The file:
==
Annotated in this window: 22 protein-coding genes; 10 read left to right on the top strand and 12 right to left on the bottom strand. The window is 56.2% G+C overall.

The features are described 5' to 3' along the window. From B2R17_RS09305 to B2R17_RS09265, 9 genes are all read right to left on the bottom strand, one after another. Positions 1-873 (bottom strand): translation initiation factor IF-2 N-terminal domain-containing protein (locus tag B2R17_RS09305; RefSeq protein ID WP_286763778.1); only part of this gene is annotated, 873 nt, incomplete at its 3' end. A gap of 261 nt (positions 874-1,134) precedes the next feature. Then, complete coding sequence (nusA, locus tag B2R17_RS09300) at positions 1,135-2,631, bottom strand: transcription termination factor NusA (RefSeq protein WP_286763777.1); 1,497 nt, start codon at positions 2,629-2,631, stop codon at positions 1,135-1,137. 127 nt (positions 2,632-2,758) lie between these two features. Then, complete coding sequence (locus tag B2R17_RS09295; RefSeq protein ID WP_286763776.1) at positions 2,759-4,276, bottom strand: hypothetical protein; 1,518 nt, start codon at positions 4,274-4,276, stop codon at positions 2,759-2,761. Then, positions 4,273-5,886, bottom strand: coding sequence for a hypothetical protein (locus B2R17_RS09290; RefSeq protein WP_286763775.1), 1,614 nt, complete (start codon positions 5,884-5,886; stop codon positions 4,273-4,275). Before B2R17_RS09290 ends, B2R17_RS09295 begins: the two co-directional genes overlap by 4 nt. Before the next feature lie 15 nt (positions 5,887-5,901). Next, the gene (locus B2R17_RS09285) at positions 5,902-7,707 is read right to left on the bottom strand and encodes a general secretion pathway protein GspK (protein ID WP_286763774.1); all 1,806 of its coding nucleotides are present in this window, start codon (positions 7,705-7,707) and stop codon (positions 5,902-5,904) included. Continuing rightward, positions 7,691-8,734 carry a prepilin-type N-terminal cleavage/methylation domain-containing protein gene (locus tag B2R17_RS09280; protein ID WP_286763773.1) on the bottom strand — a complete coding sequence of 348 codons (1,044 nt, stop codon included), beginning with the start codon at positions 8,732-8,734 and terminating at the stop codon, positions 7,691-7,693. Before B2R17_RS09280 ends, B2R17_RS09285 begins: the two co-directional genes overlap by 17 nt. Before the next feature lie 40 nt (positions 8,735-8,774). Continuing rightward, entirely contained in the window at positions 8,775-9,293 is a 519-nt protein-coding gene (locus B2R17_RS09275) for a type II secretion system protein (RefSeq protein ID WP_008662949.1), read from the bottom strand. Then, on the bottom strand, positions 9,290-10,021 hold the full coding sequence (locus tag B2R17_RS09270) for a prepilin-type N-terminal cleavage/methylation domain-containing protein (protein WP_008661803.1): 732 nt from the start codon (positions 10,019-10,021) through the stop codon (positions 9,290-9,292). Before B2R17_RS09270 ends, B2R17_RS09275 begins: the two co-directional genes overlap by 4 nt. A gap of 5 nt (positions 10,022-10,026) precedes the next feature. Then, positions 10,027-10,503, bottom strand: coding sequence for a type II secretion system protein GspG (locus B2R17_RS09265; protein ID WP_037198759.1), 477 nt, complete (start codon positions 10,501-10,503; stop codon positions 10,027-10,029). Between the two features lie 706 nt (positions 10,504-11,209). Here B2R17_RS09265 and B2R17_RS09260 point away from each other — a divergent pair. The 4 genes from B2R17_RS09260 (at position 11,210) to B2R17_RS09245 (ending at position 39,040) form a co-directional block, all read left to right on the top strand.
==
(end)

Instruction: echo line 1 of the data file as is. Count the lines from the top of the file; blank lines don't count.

Annotated in this window: 22 protein-coding genes; 10 read left to right on the top strand and 12 right to left on the bottom strand. The window is 56.2% G+C overall.